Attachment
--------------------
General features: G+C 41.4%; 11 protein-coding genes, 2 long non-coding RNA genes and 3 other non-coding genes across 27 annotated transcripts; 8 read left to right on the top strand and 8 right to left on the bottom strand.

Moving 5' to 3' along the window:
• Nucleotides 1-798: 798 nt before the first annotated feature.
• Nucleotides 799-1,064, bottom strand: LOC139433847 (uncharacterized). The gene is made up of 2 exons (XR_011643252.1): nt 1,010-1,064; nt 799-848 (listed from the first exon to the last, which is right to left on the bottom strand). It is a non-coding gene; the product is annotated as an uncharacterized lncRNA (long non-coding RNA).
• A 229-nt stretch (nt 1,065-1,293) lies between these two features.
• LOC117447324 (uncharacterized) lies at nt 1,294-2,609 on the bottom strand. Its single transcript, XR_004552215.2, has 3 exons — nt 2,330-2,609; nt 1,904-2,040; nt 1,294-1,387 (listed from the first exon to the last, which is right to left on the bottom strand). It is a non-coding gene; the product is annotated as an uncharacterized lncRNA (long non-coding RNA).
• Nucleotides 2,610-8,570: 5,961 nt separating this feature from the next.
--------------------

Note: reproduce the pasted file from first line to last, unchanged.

General features: G+C 41.4%; 11 protein-coding genes, 2 long non-coding RNA genes and 3 other non-coding genes across 27 annotated transcripts; 8 read left to right on the top strand and 8 right to left on the bottom strand.

Moving 5' to 3' along the window:
• Nucleotides 1-798: 798 nt before the first annotated feature.
• Nucleotides 799-1,064, bottom strand: LOC139433847 (uncharacterized). The gene is made up of 2 exons (XR_011643252.1): nt 1,010-1,064; nt 799-848 (listed from the first exon to the last, which is right to left on the bottom strand). It is a non-coding gene; the product is annotated as an uncharacterized lncRNA (long non-coding RNA).
• A 229-nt stretch (nt 1,065-1,293) lies between these two features.
• LOC117447324 (uncharacterized) lies at nt 1,294-2,609 on the bottom strand. Its single transcript, XR_004552215.2, has 3 exons — nt 2,330-2,609; nt 1,904-2,040; nt 1,294-1,387 (listed from the first exon to the last, which is right to left on the bottom strand). It is a non-coding gene; the product is annotated as an uncharacterized lncRNA (long non-coding RNA).
• Nucleotides 2,610-8,570: 5,961 nt separating this feature from the next.